Saturday, December 21, 2019

New Raglan Sleeves

Some of you may know that I have a designers page on Ravelry and occasionally I take a look at who has made what from my designs. Well, to my surprise, a knitter Ravelry-nicknamed Londasneller devised a great improvement on my design and here it is. A raglan sleeve! I loved it and wanted to know how she did it so I could do the same. She began at the wrist, and found that increases took her to up to the armpit, where decreases could be made for the sleeve cap. 
This may be all gibberish to non-knitters, but I know some of you are paying attention, so for you very few, here's what I did with her directions.
 I made a mess. 
Three sleeve versions before I got it right. Here are versions 1 and 3, stacked. I decided not to start at the wrist but at the sleeve cap and increase to the armpit.  Then I decreased regularly to the wrist, but not correctly at first or at second try, but by the third try I got it right. 

 The first sleeve was way too wide and would have looked awful. The real problem was that it used up too much yarn and I began to run out when I was doing the second sleeve. So I unraveled sleeve #2 up to the armpit and decreased sharply as I traveled down the arm. Much narrower sleeve and I had just enough yarn to finish it perfectly. Now of course, I will unravel sleeve number one and repeat the decreases as I have marked on sleeve number 3. 

 I have markers at each ridge to note a decrease. For the record, I began at the neck by casting on 3 stitches and increased every right side row until I reached 75 stitches, which corresponds to the number of rows of the side of the diamond it would be attached to. My base diamond begins with casting on 75 stitches. After reaching my 75 stitches on the sleeve cap, I began to decrease each right side row (each edge) until I reached 67 stitches, which is where I could stop that acute decreasing and begin a less frequent decreasing. Next I decreased every other ridge until I reached 63 stitches. From that point on, I decreased only every fourth ridge onward to the wrist, ending with 39 stitches, and a length of about 18 inches from the armpit.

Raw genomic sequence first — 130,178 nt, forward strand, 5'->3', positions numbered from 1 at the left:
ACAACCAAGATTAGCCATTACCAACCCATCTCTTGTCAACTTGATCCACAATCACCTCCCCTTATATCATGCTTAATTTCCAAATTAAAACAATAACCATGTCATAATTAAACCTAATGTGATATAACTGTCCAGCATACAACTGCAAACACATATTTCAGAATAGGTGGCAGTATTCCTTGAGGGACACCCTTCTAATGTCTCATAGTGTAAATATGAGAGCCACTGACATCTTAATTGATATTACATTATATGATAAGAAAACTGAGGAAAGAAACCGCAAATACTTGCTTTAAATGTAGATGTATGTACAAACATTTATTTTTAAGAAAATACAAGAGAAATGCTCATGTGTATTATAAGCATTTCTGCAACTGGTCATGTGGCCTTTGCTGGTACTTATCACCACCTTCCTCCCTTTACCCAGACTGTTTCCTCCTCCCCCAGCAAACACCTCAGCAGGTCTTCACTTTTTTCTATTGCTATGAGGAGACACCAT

As you can see it will line up nicely with the front and back. So much nicer than my original design, thanks to Londa!
 Here's the correct sleeve folded and placed where it will be sewn into the body of the jacket.
So I am one happy knitter and will encourage future jackets to be made with raglan sleeves, as it really improves the design immensely.

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